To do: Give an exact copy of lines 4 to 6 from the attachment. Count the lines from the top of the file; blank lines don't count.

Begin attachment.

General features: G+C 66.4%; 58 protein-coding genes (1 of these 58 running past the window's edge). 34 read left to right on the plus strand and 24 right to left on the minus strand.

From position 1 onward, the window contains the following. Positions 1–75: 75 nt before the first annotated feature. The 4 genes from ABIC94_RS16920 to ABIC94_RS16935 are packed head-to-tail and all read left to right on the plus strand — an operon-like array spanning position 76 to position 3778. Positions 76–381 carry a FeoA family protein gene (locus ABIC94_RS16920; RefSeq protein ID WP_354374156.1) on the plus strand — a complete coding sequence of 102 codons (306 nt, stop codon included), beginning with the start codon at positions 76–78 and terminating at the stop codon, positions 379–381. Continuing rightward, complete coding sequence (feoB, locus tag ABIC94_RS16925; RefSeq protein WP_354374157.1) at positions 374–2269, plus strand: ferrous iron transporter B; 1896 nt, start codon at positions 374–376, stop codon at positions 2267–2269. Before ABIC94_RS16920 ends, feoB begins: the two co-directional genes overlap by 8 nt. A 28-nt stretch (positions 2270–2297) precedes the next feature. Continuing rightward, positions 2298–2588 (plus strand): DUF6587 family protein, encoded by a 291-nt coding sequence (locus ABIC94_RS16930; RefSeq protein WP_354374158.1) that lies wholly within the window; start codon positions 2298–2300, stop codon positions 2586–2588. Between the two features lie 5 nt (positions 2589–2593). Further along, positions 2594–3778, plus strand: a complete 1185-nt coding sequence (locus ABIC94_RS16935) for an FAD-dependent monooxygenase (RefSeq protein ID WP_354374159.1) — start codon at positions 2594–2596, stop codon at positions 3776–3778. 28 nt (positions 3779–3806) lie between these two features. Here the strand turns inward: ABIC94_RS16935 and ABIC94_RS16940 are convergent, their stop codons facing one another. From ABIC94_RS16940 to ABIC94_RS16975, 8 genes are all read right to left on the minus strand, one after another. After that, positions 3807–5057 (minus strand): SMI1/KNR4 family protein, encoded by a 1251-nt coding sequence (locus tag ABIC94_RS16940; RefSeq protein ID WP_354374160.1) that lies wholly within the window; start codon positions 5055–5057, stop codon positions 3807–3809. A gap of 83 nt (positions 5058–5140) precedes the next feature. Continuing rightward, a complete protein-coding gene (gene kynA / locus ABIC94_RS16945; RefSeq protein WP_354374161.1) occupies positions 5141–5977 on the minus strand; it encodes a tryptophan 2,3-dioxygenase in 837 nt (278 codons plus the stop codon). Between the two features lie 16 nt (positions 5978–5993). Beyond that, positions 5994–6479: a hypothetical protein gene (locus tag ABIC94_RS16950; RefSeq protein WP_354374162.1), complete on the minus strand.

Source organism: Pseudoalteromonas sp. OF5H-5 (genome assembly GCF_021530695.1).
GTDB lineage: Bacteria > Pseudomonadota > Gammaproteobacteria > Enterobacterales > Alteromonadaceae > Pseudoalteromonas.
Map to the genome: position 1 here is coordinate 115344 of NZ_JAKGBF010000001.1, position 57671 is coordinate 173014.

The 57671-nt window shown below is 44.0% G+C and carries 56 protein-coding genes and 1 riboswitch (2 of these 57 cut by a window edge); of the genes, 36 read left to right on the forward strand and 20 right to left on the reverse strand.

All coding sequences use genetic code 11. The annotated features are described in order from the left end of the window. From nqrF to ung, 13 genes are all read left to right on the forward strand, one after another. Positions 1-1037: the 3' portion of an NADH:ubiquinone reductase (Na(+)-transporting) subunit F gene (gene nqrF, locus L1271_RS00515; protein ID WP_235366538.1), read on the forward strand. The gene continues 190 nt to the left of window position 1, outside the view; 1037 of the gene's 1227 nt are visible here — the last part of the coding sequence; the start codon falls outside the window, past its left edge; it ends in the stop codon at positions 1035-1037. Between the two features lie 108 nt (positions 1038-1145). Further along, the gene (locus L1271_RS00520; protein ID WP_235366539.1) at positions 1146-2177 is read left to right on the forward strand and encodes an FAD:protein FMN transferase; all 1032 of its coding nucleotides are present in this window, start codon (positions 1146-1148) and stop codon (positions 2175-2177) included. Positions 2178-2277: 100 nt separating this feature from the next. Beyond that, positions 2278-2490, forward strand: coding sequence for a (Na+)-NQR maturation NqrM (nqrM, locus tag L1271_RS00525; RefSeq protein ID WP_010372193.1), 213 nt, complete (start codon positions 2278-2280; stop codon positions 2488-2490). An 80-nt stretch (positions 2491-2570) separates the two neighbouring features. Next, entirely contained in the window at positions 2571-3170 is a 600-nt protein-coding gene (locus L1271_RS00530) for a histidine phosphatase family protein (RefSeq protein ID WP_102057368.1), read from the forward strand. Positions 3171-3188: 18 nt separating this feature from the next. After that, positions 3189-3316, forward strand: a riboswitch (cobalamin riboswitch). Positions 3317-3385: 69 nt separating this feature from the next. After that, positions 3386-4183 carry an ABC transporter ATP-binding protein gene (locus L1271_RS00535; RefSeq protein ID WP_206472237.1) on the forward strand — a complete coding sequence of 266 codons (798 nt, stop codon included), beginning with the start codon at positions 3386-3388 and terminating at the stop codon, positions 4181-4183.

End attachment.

GTDB lineage: Bacteria > Pseudomonadota > Gammaproteobacteria > Enterobacterales > Alteromonadaceae > Pseudoalteromonas.
Map to the genome: position 1 here is coordinate 115344 of NZ_JAKGBF010000001.1, position 57671 is coordinate 173014.

The 57671-nt window shown below is 44.0% G+C and carries 56 protein-coding genes and 1 riboswitch (2 of these 57 cut by a window edge); of the genes, 36 read left to right on the forward strand and 20 right to left on the reverse strand.